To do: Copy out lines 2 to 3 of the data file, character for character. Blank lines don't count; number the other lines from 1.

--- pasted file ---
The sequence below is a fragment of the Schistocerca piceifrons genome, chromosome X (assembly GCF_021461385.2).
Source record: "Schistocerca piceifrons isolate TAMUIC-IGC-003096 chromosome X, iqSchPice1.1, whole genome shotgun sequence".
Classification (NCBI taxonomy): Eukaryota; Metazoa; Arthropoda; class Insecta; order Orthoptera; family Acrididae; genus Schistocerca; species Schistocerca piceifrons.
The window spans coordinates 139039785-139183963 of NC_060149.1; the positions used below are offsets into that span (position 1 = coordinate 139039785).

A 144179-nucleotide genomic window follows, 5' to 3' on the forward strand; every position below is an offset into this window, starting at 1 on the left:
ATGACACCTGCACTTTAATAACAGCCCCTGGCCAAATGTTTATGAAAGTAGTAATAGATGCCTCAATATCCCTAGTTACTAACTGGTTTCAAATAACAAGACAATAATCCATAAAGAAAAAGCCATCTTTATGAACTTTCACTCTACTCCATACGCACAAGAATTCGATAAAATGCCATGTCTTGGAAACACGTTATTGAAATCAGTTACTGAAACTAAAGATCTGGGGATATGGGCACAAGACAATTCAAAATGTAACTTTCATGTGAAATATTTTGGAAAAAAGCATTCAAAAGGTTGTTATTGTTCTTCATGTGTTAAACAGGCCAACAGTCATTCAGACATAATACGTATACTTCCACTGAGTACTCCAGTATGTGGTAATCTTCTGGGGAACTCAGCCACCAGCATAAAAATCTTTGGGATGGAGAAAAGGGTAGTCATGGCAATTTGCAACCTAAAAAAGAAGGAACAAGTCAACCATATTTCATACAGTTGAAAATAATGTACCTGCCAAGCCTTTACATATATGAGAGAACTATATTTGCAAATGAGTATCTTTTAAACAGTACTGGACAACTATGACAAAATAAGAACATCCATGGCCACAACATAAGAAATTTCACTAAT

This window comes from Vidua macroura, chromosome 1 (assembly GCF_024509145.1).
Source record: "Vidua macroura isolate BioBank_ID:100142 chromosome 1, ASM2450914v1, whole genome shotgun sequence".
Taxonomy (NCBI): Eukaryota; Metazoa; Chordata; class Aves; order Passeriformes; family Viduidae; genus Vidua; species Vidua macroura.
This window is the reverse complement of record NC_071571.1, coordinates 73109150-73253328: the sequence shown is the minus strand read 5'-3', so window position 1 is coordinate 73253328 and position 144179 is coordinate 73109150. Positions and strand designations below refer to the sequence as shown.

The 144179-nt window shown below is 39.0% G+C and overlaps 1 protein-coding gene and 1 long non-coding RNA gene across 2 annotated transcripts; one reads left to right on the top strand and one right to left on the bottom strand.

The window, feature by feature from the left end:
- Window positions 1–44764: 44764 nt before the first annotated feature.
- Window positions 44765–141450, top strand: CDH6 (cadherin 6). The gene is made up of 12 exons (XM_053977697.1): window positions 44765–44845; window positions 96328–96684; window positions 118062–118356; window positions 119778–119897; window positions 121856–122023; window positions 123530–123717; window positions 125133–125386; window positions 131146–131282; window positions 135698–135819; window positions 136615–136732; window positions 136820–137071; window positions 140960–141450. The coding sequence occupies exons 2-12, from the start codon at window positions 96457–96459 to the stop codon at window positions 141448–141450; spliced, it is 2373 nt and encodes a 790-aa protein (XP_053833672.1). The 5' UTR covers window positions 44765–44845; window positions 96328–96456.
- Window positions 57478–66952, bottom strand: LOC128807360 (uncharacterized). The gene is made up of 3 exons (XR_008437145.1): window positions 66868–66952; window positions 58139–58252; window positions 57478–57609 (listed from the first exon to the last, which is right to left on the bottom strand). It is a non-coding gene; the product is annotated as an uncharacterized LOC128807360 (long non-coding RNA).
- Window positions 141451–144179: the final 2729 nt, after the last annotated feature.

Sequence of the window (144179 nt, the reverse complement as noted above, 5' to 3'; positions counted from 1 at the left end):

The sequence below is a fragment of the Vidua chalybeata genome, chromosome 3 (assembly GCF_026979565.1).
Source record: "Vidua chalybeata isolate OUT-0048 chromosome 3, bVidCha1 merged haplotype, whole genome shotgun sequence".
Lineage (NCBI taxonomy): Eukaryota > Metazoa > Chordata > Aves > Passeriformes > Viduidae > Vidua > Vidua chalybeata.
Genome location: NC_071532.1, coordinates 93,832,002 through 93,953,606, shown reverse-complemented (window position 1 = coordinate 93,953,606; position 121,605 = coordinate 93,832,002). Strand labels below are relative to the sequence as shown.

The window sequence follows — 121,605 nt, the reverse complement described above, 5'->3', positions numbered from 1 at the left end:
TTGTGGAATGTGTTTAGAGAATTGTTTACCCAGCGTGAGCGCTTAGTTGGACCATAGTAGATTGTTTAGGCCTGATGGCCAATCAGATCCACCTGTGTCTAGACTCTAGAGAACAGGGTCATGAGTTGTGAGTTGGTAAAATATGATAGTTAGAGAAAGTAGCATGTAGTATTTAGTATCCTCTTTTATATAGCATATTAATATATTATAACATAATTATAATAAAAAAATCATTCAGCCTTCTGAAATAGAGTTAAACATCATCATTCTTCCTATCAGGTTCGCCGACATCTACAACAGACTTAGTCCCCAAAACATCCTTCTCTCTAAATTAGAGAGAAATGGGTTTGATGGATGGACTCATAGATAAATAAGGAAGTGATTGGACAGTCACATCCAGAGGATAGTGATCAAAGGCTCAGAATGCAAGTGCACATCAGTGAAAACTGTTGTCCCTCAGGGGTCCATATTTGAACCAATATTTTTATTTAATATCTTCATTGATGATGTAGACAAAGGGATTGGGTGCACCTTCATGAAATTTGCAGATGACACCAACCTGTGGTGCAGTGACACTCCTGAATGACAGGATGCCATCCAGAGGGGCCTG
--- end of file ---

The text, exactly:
Source record: "Schistocerca piceifrons isolate TAMUIC-IGC-003096 chromosome X, iqSchPice1.1, whole genome shotgun sequence".
Classification (NCBI taxonomy): Eukaryota; Metazoa; Arthropoda; class Insecta; order Orthoptera; family Acrididae; genus Schistocerca; species Schistocerca piceifrons.